What is a voided check?

When I started working, I remember that the hiring manager asked me for a “voided check.”

It sounds silly when I think about it because the answer is in the name.

But at the time, it confused me, so I asked: it’s just a personal check, except I write “VOID” on it. Makes the check unusable.

I wanted it because that’s how they would pay me. My paycheck would be deposited directly into that account and they needed the check for that information.

That’s just one of the most common reasons someone would want a voided check, but not the only one. If you’ve been confused about what a voided check is, we’ll go over everything in this article.


When someone needs your bank information, usually to establish some kind of electronic link to your bank account, they often ask for a voided check. If you remember, a personal check contains a great deal of information.

What the person really wants are the two numbers at the bottom, in red and green.

The number highlighted in red (nine digits) is your bank’s ABA routing number, which identifies your bank.

The number highlighted in green is your bank account number.

That’s what they want and they’re asking for a voided check so they can read the number for themselves. If asked, you may need to explain what the ABA routing number is, how to find it, and then hope that somehow you don’t misspell or misspell the number when you give it to them. They have to do the same with the account number.

A voided check avoids all of that and that is why many companies request a voided check.

The most common situation in which someone wants a voided check is if they are going to be paid regularly. If you started a new job, someone in the human resources department may want it so you can directly deposit your paycheck. If you are setting up automatic electronic payments, such as rent or mortgage, they may want a voided check to establish that link.


Just get a check, write VOID in black letters, and you have a voided check.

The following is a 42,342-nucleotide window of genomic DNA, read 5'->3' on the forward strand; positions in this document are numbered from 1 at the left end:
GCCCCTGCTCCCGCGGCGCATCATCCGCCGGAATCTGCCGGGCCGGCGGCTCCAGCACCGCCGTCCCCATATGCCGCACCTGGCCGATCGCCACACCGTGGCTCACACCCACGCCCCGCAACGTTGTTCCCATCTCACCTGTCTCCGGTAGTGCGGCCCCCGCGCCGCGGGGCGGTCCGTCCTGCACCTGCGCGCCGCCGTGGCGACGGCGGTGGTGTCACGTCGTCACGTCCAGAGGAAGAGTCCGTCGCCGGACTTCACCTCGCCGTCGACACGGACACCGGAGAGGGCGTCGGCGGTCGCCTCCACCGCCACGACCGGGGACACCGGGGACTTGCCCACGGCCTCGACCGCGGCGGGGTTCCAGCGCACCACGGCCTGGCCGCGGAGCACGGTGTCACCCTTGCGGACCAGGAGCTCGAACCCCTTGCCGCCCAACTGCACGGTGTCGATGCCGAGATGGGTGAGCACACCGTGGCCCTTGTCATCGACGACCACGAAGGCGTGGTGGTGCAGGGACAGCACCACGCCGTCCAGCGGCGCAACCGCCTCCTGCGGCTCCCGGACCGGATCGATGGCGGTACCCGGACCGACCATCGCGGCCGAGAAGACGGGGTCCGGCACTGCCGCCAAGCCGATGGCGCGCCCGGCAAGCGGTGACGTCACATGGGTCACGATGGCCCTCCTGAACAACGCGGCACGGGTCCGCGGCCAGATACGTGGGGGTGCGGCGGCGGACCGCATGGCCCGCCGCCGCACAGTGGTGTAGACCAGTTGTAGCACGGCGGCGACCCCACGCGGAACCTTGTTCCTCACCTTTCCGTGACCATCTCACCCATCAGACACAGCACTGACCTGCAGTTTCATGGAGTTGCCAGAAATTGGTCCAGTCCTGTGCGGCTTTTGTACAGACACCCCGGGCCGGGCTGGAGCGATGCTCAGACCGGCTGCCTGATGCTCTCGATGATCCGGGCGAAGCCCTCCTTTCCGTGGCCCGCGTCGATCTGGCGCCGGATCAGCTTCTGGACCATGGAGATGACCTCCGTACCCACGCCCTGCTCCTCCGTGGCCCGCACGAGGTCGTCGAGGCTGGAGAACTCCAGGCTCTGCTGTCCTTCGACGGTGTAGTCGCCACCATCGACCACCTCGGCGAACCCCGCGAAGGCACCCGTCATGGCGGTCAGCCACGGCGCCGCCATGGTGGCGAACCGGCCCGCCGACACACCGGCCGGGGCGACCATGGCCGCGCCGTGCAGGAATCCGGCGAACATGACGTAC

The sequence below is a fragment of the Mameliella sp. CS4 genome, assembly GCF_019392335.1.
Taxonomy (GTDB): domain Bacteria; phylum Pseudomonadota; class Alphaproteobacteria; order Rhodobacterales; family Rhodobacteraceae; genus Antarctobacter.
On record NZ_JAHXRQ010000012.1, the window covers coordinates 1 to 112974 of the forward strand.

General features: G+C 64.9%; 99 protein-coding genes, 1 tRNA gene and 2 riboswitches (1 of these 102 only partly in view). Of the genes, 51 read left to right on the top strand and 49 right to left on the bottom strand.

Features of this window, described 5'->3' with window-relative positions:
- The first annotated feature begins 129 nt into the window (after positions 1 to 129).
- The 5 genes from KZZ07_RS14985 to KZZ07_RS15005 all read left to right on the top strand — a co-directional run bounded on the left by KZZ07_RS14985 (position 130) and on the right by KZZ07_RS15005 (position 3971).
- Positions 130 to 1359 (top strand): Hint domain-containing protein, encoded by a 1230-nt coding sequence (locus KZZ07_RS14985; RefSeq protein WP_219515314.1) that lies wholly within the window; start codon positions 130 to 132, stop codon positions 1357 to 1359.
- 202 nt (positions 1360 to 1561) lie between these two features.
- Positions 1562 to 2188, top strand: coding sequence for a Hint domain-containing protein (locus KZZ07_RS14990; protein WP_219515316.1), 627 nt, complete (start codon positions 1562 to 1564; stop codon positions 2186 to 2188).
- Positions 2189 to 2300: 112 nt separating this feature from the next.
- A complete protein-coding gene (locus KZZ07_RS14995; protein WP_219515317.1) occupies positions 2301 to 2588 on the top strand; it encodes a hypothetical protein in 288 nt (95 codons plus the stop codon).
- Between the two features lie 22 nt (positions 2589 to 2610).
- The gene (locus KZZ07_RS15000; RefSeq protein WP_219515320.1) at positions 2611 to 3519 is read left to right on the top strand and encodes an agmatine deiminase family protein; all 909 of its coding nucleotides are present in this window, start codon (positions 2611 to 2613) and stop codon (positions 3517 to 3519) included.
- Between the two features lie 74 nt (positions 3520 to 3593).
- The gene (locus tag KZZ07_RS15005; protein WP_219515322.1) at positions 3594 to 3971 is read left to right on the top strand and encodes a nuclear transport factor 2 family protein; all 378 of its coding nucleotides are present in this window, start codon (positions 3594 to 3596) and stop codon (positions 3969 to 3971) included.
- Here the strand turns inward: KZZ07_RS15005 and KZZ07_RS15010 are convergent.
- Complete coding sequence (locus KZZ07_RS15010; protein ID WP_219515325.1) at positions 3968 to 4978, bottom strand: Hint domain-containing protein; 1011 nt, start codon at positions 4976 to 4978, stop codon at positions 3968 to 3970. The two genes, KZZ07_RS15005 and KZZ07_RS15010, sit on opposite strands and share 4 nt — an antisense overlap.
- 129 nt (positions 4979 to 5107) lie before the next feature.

Don’t worry about getting it wrong, just avoid covering those numbers at the bottom and you’ll be fine. Even if you do, it’s still fine if they can read the numbers.

Since the person does not really need the physical check, only the information it contains, you can write VOID on a check and take a photo. Send the photo instead of the check and then tear it up. You can also save that image for future use. (if you emailed it, you already have a copy in your email)

If you don’t have a personal check, you have a few alternatives:

  • Go to your bank and request a counter check. A counter check is just a check that the bank prints for you and will have all the information you need. You also avoid buying an entire checkbook that you don’t need. Your bank may charge you a fee for this (more on this below).
  • If you have pre-printed deposit slips, you could also use them because they contain the same information.
  • You can also request that the bank print a letter, on letterhead, showing your account number, routing number, and account type.
  • Ask the person who requested the check if there is an alternative; usually they will be accommodating because they don’t really need the paper check, just the information.

Regarding check fees, Chase will print 3 checks for a $ 2 fee:


Writing VOID in large black letters across the check means that no one can use that check.

99.9% of the time, not writing empty will be fine. You give the person the blank check, get the information they need, and then shred the check. But since the check no longer exists and the checks are not valuable on their own, it really doesn’t take much for you to write VOID.

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